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You are invited to the planet of Mars for their Princess’ birthday celebration banquet and you have just arrived from the Earth representing our planet. This trip to the planet of Mars is the first one ever you have experienced traveling out of our planet. Since means of transportation have drastically improved recently, it only took 1 2 days from the Earth to the Mars. Still, it was pretty boring and it was very uncomfortable traveling on an airship which had very little space. Until the 23rd century we thought that the shape of humans on the planet of Mars looked like shape of cuttlefish or jellyfish; however, we now know that they also look like humans from the Earth with same body and facial shape. Please find various scenes which you will face at the birthday banquet of the planet of Mars’ Princess. What are your perceptions, considerations and how should you act if you happen to be involved in these situations? Let’s have group discussions followed by group presentations as a form of etude.

Profile:
Author of “Why do capable leaders read King Lear?”(2013) And “Resilience: Clues to enhance personal, team and organizational resiliences”(2016)
Certified Management Consultant(METI), CMC, ICMCI(Certified Management Consultant ,The International Council of Management Consulting Institutes), Registered Management Consultant, Ministry of Economy, Trade and Industry, Managing Director Miyama Consulting Group Inc.

Simulation 6 ‘Negotiation simulation- Day Care’
The “Act & Learn” group will facilitate the game.
(Dr. K. Yashiro, Mr. A. Kusaka, Dr. E. Katsumata, et al.)
Language: Japanese

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Theme: How are we going to deal with the issue of parents who are unable to work because of a shortage of day care?

Purpose: Learning how to solve issues cooperatively
City A has a large public park equipped with a field to play baseball as well as football, a playground with a sandbox and a variety of equipment for kids, and a green belt surrounding a pond. Residents of all ages enjoy using this park. Recently, the mayor of City A announced a plan to build a day care center in the park to solve an urgent issue facing the city: how can the waiting list for children in need of day care in the city be eliminated. Local residents opposed to this plan immediately submitted a request to hold a special city council meeting to discuss the plan. The city council has arranged a public information meeting so that the plan can be explained in detail and all residents can air their opinions.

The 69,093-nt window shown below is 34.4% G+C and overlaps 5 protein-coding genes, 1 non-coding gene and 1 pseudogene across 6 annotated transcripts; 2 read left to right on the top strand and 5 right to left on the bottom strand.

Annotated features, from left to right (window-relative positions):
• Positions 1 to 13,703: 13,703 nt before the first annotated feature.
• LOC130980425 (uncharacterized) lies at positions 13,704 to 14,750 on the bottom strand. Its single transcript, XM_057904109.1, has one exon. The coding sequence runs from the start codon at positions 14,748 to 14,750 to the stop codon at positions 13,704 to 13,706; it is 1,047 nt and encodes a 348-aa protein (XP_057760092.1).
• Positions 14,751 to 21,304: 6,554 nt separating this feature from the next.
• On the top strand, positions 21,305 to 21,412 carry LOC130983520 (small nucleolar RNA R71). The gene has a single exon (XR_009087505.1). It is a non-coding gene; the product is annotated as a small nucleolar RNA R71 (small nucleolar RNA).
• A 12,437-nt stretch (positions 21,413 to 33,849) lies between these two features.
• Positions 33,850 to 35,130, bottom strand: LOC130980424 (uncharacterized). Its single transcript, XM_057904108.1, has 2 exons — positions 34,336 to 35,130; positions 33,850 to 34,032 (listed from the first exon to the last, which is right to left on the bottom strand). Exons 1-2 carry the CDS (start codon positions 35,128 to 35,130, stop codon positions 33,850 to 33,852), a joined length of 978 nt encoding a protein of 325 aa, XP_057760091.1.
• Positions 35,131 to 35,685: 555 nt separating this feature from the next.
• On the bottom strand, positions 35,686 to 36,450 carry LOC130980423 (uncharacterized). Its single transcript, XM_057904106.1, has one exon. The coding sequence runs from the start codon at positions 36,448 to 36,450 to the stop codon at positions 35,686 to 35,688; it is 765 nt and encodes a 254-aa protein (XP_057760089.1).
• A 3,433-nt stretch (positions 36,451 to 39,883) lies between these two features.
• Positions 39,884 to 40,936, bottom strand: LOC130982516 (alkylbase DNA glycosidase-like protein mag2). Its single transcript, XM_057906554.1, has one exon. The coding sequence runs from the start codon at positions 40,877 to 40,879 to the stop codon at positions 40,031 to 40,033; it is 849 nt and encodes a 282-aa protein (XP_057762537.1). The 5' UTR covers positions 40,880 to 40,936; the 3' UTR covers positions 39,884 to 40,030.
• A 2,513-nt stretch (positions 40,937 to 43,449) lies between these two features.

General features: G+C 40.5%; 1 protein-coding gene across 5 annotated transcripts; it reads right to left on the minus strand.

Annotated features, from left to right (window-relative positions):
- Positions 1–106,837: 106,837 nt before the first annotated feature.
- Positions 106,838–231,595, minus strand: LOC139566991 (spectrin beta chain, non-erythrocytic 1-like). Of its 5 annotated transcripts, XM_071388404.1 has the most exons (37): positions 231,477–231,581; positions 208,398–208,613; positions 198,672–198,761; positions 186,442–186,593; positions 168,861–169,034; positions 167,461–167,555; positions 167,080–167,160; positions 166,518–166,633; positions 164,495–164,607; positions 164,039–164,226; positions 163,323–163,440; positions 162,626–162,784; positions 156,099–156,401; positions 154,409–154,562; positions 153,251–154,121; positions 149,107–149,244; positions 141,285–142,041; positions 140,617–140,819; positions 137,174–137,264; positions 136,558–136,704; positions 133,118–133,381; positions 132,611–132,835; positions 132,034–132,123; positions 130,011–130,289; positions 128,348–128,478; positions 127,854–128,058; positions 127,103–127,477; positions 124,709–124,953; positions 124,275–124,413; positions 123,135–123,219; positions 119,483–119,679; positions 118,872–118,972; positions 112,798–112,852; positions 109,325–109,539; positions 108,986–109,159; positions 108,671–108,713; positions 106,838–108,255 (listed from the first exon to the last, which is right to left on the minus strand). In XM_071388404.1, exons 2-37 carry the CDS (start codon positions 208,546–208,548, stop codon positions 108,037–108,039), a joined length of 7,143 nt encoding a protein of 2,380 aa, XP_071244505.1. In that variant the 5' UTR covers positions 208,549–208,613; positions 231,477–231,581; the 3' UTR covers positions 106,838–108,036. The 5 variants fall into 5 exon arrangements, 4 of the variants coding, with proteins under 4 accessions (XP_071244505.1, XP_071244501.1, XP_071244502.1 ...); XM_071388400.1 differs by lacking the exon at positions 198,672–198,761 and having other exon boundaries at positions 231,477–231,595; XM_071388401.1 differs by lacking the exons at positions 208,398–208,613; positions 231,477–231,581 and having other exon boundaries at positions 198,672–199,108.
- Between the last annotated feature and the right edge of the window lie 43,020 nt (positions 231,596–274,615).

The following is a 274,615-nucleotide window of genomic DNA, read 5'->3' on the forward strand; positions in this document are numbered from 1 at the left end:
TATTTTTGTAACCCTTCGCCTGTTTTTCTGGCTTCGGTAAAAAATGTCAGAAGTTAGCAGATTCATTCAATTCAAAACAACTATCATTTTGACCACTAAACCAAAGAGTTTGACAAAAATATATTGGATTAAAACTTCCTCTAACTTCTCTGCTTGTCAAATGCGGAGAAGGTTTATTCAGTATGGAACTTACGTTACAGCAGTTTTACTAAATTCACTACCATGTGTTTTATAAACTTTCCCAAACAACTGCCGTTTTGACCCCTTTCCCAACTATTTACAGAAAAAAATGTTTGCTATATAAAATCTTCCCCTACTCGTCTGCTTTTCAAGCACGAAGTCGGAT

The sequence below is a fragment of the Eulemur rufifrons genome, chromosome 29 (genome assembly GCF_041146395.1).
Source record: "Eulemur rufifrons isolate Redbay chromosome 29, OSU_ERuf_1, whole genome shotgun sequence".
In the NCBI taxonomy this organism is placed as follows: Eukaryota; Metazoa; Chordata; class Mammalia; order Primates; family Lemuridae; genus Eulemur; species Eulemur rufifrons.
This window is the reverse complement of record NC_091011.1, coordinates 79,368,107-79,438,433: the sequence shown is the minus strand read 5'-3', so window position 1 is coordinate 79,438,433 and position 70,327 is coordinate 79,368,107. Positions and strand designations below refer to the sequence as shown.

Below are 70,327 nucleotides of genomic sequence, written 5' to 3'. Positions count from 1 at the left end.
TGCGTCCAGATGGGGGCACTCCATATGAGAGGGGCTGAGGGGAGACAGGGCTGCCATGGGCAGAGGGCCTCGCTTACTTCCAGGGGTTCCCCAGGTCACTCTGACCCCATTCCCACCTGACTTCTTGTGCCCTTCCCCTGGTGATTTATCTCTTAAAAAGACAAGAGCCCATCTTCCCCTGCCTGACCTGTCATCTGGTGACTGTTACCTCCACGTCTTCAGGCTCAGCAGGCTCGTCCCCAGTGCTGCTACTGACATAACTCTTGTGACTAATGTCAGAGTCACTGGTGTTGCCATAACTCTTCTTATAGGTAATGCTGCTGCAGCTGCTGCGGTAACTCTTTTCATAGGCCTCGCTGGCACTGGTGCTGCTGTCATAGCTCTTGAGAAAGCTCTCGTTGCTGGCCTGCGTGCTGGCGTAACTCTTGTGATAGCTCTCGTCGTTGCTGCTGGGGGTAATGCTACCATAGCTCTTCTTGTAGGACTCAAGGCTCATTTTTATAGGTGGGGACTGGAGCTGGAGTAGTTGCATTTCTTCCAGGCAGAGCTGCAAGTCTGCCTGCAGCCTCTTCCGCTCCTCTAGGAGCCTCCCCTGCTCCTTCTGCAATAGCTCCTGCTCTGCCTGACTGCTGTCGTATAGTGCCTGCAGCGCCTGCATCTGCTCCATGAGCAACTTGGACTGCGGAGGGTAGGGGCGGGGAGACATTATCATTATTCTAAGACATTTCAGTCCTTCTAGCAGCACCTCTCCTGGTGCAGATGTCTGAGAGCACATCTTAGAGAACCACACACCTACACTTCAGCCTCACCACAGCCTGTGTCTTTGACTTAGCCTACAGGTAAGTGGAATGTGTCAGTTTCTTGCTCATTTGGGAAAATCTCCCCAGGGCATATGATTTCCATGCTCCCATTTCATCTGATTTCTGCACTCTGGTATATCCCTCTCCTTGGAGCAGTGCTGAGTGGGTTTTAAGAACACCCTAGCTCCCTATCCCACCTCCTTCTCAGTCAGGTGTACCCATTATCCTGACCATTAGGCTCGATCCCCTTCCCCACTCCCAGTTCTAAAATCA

Profile:
Kyoko Yashiro: SIETAR Japan Senior Fellow, Professor Emeritus of Reitaku University, Supervisor of Kaigai Hoso Center Co. ltd. She specializes in expat training and Intercultural Communication training.

Akira Kusaka: Intercultural Trainer/Business Consultant/Executive Coach, BA at Tokyo University of Foreign Studies, MBA at Sophia Graduate School, Author of “Essential Skills required for Japanese Business Expats” (Japanese, 2011, Bungeisha)

Eriko Katsumata: Eriko Katsumata is an associate professor at Aoyama Gakuin University. She graduated from Claremont Graduate University & San Diego State University, with a Ph.D. in Education. Her research interests are in intercultural communication, teacher training, intercultural training, multicultural education, and public speaking.

※This schedule may be changed by circumstance

SIETAR Internal relations directors: Keiko Kibe and TJ Kusaka


◆Retreat in Previous Years

2015 Retreat@Karuizawa
2014 Retreat@Izu-Kogen